Players like Koziello prove this way of adjudging players wrong. There clearly is a role in football for players of slighter or shorter builds but with heaps of talent. For this, his manager must be hugely praised, as it was him who deployed him in a box-to-box role in which he has flourished thus far.
The return of the box-to-box midfielder
This role sees Koziello employed in the middle of the pitch, with freedom to drift wide in attack. His job in attack is to either feed the ball into players ahead of him having won it back or to be fed it and carry it forward, injecting energy into an attack. In defence, Koziello is instructed to press high and force attackers into mistakes, otherwise he clears up the work of other players or is pushed back into a defensive role behind the ball.
This is a very adaptive role which emphasises the great football brain needed to play it. Of course, Koziello is young and he may well be shown up in this role, but the raw ability and talent it certainly there.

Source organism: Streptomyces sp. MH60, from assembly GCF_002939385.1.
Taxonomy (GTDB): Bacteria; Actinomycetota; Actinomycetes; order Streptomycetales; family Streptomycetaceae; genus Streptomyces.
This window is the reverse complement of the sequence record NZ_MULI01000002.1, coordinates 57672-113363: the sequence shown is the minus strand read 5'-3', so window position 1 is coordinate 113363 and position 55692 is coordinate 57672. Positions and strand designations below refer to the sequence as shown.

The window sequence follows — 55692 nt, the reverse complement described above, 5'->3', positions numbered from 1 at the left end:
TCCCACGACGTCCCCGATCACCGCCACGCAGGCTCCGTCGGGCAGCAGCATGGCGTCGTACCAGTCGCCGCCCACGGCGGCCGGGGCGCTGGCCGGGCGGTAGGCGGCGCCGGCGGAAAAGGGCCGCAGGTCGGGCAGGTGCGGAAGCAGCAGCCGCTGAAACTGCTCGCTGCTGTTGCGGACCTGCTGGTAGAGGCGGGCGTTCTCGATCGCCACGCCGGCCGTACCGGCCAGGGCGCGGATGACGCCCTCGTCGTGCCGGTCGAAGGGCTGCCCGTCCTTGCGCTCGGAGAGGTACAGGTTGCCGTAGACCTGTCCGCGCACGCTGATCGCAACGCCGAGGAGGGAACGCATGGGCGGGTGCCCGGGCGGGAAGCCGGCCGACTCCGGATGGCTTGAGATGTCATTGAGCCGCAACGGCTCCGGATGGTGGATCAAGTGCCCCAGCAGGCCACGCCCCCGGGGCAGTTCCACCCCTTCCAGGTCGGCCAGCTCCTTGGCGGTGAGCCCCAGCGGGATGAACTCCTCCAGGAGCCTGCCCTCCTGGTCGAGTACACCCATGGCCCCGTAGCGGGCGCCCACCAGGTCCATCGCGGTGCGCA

Evidence also suggests that this role will become ever more prominent. High energy, pressing tactics, pioneered by Marcelo Bielsa, are very popular nowadays following the rise to fame of Bielsa's protege Mauricio Pochettino.
The demand of players to constantly put pressure on opponents in all areas of the pitch, has resulted in the re-emergence of the well rounded central midfieler with both attacking and defensive capabilities and hence these systems suit individuals like Koziello enormously. For example, a similar play in style is Ryan Mason who rose from obscurity to the Spurs team under Pochettino.
Despite a disturbing sway away from the all-encompassing central midfielder towards specialised ball winners or playmakers, modern football with its new high energy pressing tendencies seems set to take back the box-to-box midfielder.
Vincent Koziello is just one example of one upcoming talent, who fills this role, and while he still emerges from obscurity at Nice, soon he may be a player high in demand, and deservedly so.